Chief: Texas student shot by campus cop charged officer
Chief Richard Pruitt said the 23-year-old student had wrestled away the officer's baton and hit him with it before the officer got it back
SAN ANTONIO — A San Antonio university student was charging toward an officer with his hand raised when he was fatally shot during a traffic stop, authorities said Monday.
University of the Incarnate Word student Robert Redus was shot five times Friday by campus police Capt. Chris Carter after the two struggled when Carter tried to handcuff Redus, Alamo Heights Police Chief Richard Pruitt said at a news conference.
Redus had been pulled over for speeding and driving erratically.
Pruitt said the 23-year-old student had wrestled away Carter's baton and hit him with it before the officer got it back, the San Antonio Express-News reported.
After Redus had broken free from Carter, the officer told him to stop or he would shoot, Pruitt said.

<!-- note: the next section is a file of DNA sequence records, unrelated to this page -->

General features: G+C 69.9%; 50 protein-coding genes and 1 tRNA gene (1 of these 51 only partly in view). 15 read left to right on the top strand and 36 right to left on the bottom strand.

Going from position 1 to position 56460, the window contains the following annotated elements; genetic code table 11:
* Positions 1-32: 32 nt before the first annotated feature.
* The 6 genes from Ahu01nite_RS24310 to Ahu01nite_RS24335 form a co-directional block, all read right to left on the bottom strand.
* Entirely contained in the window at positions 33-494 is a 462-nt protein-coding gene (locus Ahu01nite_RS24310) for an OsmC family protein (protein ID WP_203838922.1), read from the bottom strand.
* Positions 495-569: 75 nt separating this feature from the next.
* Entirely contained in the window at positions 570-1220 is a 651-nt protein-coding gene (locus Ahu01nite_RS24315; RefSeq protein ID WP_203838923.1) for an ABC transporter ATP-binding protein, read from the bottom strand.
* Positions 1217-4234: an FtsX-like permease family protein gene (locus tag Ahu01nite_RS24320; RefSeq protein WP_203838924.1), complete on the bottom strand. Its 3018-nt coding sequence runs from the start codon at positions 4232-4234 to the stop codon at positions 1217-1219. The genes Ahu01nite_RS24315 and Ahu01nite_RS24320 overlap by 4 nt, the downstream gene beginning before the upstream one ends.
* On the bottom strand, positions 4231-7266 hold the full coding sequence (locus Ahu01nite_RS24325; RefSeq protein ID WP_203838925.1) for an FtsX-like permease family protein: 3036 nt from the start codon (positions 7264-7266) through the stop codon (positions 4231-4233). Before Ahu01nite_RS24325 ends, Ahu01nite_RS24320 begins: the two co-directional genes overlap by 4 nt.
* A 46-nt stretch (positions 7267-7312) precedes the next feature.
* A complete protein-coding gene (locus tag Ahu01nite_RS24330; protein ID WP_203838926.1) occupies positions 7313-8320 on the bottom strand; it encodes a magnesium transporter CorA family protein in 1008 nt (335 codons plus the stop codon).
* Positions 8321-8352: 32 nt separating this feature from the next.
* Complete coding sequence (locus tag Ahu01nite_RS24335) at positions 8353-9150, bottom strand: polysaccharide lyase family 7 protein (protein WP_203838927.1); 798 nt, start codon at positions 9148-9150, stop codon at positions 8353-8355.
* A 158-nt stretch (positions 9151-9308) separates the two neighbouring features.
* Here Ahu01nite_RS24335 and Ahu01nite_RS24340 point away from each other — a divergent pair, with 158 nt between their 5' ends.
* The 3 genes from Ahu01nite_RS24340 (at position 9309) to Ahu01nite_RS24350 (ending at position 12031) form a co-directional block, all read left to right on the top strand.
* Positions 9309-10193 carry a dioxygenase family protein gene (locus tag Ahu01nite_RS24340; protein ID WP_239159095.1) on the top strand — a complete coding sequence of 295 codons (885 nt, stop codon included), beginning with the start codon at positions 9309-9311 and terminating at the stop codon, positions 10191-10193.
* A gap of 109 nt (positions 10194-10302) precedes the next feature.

Redus turned around and charged Carter with an arm raised to strike him, Pruitt said. Carter fired his .40-caliber semi-automatic weapon six times, hitting Redus five times, Pruitt said. Redus was hit in the chest, neck, eye, arm and thigh, Pruitt said.
University police officers carry pepper spray in addition to firearms, according to a school news release. Pruitt said Carter did not have any pepper spray.
The dashboard camera on Carter's marked pickup truck had fallen off and officers had made arrangements to have it remounted, according to the university. That did not prevent police from picking up an audio recording of the incident, which Pruitt said could be released later with the district attorney's approval.
Authorities continue investigating the shooting.
Redus, who grew up in the Houston suburb of Baytown, was expected to graduate from the university in May.
Two university students, who said they were close friends with Redus and attended Monday's briefing, said they could not reconcile the depiction of Redus as the aggressor with their own views.
"He was just not that type of person," said Miriam Thomas, 20, a junior at the university. "Everyone has been completely heartbroken over this."
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